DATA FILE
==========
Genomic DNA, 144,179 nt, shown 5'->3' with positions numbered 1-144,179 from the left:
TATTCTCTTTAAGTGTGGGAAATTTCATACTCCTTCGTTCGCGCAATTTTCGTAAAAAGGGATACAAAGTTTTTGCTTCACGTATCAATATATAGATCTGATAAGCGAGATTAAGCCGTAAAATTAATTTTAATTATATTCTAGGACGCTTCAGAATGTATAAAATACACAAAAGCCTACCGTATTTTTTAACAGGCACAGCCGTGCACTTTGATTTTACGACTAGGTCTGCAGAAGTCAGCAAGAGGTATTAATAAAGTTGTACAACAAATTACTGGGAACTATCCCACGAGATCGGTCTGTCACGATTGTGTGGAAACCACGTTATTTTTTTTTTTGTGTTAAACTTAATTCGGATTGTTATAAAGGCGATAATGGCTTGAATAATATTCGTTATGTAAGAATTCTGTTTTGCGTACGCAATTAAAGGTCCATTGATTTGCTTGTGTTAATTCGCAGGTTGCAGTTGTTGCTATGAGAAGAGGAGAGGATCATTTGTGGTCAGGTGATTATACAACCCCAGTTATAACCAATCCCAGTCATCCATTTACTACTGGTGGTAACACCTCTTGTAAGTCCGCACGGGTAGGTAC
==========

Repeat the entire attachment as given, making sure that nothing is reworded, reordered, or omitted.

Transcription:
Genomic DNA, 144,179 nt, shown 5'->3' with positions numbered 1-144,179 from the left:
TATTCTCTTTAAGTGTGGGAAATTTCATACTCCTTCGTTCGCGCAATTTTCGTAAAAAGGGATACAAAGTTTTTGCTTCACGTATCAATATATAGATCTGATAAGCGAGATTAAGCCGTAAAATTAATTTTAATTATATTCTAGGACGCTTCAGAATGTATAAAATACACAAAAGCCTACCGTATTTTTTAACAGGCACAGCCGTGCACTTTGATTTTACGACTAGGTCTGCAGAAGTCAGCAAGAGGTATTAATAAAGTTGTACAACAAATTACTGGGAACTATCCCACGAGATCGGTCTGTCACGATTGTGTGGAAACCACGTTATTTTTTTTTTTGTGTTAAACTTAATTCGGATTGTTATAAAGGCGATAATGGCTTGAATAATATTCGTTATGTAAGAATTCTGTTTTGCGTACGCAATTAAAGGTCCATTGATTTGCTTGTGTTAATTCGCAGGTTGCAGTTGTTGCTATGAGAAGAGGAGAGGATCATTTGTGGTCAGGTGATTATACAACCCCAGTTATAACCAATCCCAGTCATCCATTTACTACTGGTGGTAACACCTCTTGTAAGTCCGCACGGGTAGGTAC